Good day, team,

Over the past few weeks, I’ve been tuning in to a recurring message that’s come from the news media, friends, clients and even a bumper sticker a few days ago. The message is “Beware of certainty.”

This week’s challenge is about the danger of being so convinced about something that your mind and heart become closed to any other possibility. Here’s a good example of what I mean.

Robert McNamara, the secretary of defense during the Johnson administration, died a few weeks ago. There’s been much written about him lately, but what struck me most were clips from the film “The Fog of War,” a documentary that includes many interviews of McNamara reflecting on how his views had changed over the years. In one scene, the interviewer asked him to speak about how his views on the war in Vietnam changed over the years. Here was a man who was absolutely certain that the Russians were behind the push of communism into Vietnam. If Vietnam fell to communist ideology, so would all of Southeast Asia, victim of the domino effect: If one falls, the entire row falls. Now, in his later years, McNamara realized how mistaken he had been and how almost all of his decisions about the war had been based on faulty thinking.

Over time, he began to see that his certainty had caused the deaths of thousands and that much of what he had based his decisions upon wasn’t true. Earlier in his career, he said with complete confidence, “It would be our policy to use nuclear weapons wherever we felt it necessary to protect our forces and achieve our objectives.” He came to regret these words, and many of the actions he took during the war haunted him until the day he died.

Similarly, the Bush administration was certain that Saddam Hussein had weapons of mass destruction in Iraq poised to use against the United States. Life-changing decisions were made based on the administration’s certainty. We now know that those decisions were based on false information.

I wondered this week why people cling to certainty and the false sense of security that comes from thinking it’s this way or no way. Why do we feel more secure when someone says, “No doubt about it”?

In one of his interviews, McNamara explained that, as a younger man, he had been taught that indecision and lack of certainty were seen as signs of weakness. Even if you weren’t 100 percent certain, you had to show others that you were completely convinced that your decisions were correct. Where doubt existed, the potential for opposition and rebellion could occur.

History has shown us many examples of how dangerous this kind of thinking can be. The Holocaust is probably our primary example. And yet, as human beings, we can see how much we desire a simple, sure solution to all our questions. The desire to come up with an answer, to put something in place, is very strong. The feeling of getting it done and not having to think about it anymore is satisfying.

I’ve learned how important it is to question my thinking, particularly when I am completely convinced of something. I try to remember that there is no such thing as an absolute and that my thinking is often influenced by my present circumstances. Change those circumstances, and my thinking and feelings change as well.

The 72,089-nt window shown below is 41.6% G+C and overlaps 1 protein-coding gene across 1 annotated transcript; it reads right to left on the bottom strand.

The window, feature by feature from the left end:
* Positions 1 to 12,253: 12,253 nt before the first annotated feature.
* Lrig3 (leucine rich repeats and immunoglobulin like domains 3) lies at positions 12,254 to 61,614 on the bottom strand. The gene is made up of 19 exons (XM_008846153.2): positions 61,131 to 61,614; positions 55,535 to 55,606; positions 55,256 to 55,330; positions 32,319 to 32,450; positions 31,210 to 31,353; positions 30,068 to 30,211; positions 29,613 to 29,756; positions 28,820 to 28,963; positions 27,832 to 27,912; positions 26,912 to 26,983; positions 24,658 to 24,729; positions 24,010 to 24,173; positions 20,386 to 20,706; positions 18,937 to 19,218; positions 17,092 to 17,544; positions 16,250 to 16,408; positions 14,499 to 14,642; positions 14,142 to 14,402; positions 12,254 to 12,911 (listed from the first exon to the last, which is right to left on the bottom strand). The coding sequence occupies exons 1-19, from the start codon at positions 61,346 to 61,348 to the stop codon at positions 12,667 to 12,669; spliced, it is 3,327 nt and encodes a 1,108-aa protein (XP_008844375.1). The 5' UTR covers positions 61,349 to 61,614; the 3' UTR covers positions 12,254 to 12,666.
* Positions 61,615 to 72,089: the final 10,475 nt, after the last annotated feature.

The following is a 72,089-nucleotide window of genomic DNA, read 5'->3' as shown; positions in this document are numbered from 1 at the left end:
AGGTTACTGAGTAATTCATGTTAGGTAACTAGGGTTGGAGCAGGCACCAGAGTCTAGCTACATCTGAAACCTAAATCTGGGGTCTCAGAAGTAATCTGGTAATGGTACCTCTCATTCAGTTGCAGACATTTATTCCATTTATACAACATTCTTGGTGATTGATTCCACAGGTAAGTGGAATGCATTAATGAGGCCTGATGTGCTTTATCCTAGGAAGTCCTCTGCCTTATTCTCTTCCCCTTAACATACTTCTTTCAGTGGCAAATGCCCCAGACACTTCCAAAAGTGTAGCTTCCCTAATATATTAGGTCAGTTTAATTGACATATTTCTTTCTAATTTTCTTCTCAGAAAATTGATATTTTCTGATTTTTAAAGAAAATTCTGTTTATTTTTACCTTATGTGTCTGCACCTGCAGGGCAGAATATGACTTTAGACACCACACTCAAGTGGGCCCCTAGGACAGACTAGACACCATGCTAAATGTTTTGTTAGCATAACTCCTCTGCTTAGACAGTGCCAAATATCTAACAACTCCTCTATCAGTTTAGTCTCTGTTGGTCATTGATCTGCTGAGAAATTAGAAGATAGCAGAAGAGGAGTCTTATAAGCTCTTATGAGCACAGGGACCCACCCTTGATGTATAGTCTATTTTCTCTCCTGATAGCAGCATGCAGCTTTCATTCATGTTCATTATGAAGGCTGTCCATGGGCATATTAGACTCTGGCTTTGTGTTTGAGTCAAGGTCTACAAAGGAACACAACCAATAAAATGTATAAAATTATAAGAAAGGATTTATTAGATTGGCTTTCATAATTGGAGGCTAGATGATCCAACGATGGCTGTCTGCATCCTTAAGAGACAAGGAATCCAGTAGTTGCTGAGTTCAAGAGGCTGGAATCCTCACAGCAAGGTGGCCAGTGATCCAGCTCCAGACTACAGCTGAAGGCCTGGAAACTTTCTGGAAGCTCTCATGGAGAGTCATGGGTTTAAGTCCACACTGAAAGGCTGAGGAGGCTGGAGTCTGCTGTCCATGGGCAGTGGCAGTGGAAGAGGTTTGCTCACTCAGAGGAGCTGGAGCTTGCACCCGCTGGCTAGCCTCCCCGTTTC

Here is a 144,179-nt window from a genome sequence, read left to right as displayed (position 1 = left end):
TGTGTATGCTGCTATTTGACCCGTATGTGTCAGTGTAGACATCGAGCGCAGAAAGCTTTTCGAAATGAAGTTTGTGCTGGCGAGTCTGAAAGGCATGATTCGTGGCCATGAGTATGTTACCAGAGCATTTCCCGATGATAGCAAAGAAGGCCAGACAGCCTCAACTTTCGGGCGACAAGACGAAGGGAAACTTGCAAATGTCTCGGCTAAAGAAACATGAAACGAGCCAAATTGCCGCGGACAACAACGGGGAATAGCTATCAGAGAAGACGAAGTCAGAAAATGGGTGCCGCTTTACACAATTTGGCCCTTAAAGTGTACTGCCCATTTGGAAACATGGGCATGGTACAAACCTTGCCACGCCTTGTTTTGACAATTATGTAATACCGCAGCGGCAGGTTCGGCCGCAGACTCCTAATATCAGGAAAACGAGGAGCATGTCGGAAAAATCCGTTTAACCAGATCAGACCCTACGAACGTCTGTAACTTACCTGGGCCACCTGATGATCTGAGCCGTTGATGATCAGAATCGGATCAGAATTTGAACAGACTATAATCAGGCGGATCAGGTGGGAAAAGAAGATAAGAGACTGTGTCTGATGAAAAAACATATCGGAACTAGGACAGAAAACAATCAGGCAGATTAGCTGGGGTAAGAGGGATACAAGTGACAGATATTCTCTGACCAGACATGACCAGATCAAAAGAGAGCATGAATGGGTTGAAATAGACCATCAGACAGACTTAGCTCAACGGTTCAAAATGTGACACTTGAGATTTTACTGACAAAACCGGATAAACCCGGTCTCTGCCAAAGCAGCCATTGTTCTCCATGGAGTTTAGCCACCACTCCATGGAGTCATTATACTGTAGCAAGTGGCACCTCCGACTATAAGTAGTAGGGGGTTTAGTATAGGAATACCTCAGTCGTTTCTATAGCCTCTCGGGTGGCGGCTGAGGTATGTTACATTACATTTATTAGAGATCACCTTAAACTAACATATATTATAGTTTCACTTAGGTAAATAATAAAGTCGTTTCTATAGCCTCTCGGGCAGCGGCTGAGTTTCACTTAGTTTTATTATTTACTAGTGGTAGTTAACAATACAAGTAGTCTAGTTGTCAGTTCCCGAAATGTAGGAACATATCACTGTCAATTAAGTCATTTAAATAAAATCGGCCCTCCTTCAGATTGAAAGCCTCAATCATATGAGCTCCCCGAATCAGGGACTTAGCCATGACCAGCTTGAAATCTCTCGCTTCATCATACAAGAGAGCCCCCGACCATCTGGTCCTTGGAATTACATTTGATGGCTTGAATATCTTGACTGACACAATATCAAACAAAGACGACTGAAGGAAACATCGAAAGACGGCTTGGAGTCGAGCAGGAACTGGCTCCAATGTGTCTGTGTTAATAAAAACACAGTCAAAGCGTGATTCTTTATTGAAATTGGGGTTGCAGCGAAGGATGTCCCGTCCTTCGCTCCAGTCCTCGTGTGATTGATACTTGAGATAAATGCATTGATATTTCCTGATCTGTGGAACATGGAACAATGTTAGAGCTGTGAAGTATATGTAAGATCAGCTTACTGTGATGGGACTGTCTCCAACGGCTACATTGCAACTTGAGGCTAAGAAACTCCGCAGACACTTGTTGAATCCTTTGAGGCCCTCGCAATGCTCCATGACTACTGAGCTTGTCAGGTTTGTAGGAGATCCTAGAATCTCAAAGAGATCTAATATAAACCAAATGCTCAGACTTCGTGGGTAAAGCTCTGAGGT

This week, try questioning your certainties. Ask yourself, am I missing another way of seeing this situation? Is my belief in this subjective? Is it possible that I might be wrong or that I’m basing my certainty on information that is not completely true? Am I able to see other points of view? Are my views excluding others from participating? Are my thinking and actions encouraging inclusiveness or exclusiveness?

One of the best ways to broaden our thinking is to ask others what they think. If you see yourself being absolutely certain of something, ask someone who doesn’t always agree with you what he or she thinks. I often check my thinking with my husband. He and I have similar values, but he often has just enough of a different viewpoint to get me to open my mind to new possibilities. I’ve also used the Internet to give me new ways of viewing situations. As much as I don’t like overly conservative viewpoints, I will go to such Web sites to read what people who disagree with me think. I’m always surprised by how certain they are of their views! In scoffing at their viewpoints, I have to admit that it’s the certainty in my liberal views that makes me judge the certainty in theirs.

In the editorial section of the newspaper this morning, I read a piece written to President Obama by a man who is dying. He appeals to the president to be honest with the American people about the economy. He writes, “So even as you speak words of hope and quell our fears with your steady presence, let us know that you proceed in the spirit of not being too sure because you cannot be, because no one can be, because a global economic meltdown is unprecedented in scope and nature.” Earlier, he quoted Judge Learned Hand: “The spirit of liberty is the spirit of not being too sure.”

Try asking better questions and digging more deeply into your opinions and views. See if there’s another way to look at the world around you. Remember that being flexible in your thinking and approach gives you more room to move when circumstances change, which they invariably will do.

Bertram Russell wrote, “The whole problem with the world is fools and fanatics are always so certain of themselves, but wiser people so full of doubts.”

Have a good week,


Kathleen Doyle-White
Pathfinders Coaching
(503) 296-9249

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